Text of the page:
The American Consumer has been the engine of the last expansion. We have bought houses, cars, flat screens, beach condos, etc. and financed the purchases either by extracting the equity from our increasing home prices (home equity lines) or incurring additional debt through credit cards and other forms of consumer finance. In the average American's mind, as long as the bottom line of the balance sheet continued to increase (i.e., assets greater than liabilities) then all was well. But in 2008 something happened that had not happened to these Baby Boomers before: the value of all assets (stocks, houses, rental properties, etc.) declined. As a result the debt party began to unwind as the value of the assets declined while the debt (liabilities) remained, thereby shrinking the balance sheet. Americans are feeling poorer ... much poorer.

If one considers that the average 401(k) is now a 201(k) and the average house (according to Case/Shiller) declined 26% from its peak value in 2006, then it's easy to understand why the Baby Boomer is feeling gut punched. The financial shock of watching the asset side of their balance sheets crumble while the debt side remained the same or actually grew has now forced the American consumer into a dilemma: How do I retire and live the same lifestyle that my parents enjoyed? Answer: I have to save money and reduce debt.

The consequence to the economy is, in my opinion, going to be a protracted, painful recession. Why? Because this recession is driven by asset devaluation, and that is different than a cyclical downturn. There is a need for institutions and households alike to reduce debt and restore equity to the balance sheet. For the consumer/individual this will only happen with an increase in his/her saving rate to reduce debt and fund future retirement. For example, if the average consumer goes from a 1.7% savings rate to a 5% savings rate, then that equates to $400 billion a year in either debt reduction or retirement funding. From the contra angle, that means there will be $400 billion less of American consumption. I label this the "Paradox of Thrift," in that we can't restore our balance sheets without additional savings, and our stock markets cannot recover without consumer spending and corporate profitability.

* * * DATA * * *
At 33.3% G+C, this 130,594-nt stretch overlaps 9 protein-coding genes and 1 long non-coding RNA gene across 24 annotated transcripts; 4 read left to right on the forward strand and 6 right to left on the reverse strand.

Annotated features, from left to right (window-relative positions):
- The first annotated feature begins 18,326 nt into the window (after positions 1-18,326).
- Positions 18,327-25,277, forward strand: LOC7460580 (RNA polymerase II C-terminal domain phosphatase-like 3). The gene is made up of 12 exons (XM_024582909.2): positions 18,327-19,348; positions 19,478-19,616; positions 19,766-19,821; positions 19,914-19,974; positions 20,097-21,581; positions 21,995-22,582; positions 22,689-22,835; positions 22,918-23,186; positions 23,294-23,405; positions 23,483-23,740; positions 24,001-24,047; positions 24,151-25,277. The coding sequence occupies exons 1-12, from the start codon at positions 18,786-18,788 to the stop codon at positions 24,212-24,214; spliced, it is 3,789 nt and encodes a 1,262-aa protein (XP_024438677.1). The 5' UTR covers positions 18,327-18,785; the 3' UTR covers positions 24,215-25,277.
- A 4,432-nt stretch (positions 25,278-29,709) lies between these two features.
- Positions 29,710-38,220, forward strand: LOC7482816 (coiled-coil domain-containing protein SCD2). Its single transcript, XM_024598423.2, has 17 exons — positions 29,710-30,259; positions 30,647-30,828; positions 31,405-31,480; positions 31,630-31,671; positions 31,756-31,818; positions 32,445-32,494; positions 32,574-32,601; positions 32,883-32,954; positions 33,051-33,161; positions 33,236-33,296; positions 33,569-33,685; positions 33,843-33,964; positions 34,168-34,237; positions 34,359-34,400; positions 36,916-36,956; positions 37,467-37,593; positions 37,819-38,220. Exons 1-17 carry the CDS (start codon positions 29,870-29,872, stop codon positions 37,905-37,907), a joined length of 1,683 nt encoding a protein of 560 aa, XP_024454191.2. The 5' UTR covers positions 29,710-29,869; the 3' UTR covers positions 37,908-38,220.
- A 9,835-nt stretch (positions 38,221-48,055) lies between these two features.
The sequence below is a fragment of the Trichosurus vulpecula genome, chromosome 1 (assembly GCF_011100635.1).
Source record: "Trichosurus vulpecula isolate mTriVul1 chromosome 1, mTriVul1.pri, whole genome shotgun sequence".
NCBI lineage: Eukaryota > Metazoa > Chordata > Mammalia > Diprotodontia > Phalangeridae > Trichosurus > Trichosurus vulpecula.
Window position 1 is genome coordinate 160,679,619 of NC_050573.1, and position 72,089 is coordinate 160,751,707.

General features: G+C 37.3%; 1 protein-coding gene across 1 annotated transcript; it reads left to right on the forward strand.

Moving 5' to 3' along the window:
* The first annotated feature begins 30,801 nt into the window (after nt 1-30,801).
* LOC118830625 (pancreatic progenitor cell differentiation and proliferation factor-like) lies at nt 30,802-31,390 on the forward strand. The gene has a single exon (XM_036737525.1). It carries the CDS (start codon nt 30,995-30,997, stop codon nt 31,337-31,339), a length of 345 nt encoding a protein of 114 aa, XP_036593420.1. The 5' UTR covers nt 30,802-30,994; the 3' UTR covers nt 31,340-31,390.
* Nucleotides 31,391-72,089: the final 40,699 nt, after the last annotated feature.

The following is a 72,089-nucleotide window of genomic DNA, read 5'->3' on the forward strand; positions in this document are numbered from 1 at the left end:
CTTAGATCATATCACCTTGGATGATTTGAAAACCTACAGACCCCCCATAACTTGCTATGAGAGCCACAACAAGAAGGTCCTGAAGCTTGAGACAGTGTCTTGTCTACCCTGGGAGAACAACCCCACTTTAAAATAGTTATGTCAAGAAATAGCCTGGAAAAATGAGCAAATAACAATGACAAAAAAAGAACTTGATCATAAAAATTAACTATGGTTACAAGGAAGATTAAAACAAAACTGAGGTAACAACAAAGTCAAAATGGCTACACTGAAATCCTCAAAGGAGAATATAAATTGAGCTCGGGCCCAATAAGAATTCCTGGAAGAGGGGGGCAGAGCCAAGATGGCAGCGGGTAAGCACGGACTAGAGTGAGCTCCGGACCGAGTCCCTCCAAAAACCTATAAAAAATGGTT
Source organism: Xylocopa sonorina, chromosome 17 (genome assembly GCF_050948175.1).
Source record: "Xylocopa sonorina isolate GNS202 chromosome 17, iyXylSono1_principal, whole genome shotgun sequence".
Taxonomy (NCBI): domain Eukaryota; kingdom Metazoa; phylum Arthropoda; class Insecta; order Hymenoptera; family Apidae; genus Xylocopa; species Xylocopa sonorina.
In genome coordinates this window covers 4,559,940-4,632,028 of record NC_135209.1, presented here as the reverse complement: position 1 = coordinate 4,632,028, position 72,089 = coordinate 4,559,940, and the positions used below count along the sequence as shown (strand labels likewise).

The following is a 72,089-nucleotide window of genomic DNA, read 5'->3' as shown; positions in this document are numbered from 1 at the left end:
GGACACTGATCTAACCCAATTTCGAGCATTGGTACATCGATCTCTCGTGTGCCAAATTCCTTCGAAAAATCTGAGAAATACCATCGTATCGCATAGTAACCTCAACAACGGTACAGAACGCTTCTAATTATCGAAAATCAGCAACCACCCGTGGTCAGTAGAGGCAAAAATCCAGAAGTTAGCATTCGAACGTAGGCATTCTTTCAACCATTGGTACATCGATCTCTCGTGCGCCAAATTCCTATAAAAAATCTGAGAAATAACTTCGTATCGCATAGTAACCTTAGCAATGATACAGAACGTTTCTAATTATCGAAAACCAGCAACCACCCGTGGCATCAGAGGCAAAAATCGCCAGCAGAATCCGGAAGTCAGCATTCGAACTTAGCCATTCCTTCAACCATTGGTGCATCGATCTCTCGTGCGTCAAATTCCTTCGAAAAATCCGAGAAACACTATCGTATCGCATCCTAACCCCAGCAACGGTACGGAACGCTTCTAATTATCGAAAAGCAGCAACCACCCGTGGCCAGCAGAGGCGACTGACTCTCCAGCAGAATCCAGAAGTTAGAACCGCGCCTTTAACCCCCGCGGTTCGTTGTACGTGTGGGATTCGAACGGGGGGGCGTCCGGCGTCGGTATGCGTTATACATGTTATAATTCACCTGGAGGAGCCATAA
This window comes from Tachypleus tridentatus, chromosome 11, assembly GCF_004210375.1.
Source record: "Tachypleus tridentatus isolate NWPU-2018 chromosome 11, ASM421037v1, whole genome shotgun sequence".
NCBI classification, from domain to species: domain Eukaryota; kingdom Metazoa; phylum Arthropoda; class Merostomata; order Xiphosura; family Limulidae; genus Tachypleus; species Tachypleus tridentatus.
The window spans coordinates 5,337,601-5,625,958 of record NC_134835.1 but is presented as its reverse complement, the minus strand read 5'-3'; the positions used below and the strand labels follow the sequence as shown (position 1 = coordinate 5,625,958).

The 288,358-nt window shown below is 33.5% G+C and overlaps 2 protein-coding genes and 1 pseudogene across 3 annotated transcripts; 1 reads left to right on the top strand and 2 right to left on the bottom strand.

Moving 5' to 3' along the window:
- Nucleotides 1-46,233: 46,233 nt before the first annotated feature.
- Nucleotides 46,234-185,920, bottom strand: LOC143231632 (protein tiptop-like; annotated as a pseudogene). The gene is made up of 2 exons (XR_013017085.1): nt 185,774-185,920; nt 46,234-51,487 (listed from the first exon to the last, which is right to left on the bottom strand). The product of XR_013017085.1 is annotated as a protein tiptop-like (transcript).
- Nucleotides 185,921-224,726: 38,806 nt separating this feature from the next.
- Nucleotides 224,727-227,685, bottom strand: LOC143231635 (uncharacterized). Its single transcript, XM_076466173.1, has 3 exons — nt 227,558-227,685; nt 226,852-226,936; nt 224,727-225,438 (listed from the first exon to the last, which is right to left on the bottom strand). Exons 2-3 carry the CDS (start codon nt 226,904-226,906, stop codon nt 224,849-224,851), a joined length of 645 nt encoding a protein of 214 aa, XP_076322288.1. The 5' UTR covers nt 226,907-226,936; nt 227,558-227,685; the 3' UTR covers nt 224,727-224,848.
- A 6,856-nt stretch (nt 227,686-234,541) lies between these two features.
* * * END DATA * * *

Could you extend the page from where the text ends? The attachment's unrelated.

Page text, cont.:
A Market of Hope

We have all read the papers and understand that 2008 was the worst year for stocks since the Great Depression. (As an aside, why do we call it "Great"?) As I read through the analysts reports, newsletters, Bloomberg, etc., there appears to me to be a decisive line between those who are either (a) cautiously optimistic that we have seen the worst and markets will improve or (b) see greater doom ahead, that will equal or surpass the depression of 1929 to 1936. I glean from the community of optimism the following:

  1. How much more can stocks decline? A 52% decline in the S&P 500 from October of 2007 to the market low on November 20, 2008 is the most dramatic decline in history. The thought is that this decline reflects all the bad news of the economy looking out to 2010, and therefore the worst is over.
  2. Mutual fund assets currently reflect that 37% of all mutual funds are invested in money market funds. In 2008, the net withdrawal from stock funds was a record $320 billion (Financial Times). The thought here is that at some point, with the cattle prod of .25% Fed Funds rates and negative T-Bill rates, the cash will seek other investment opportunities. Right now, the cash is simply scared while the market reprices risk.
  3. The recent fall in gasoline prices will promote consumer spending again. The premise here is that the majority of Americans could care less about saving for the future. As a result, they will utilize any savings from energy expenses to resume their prior consumption practices and revive the economy.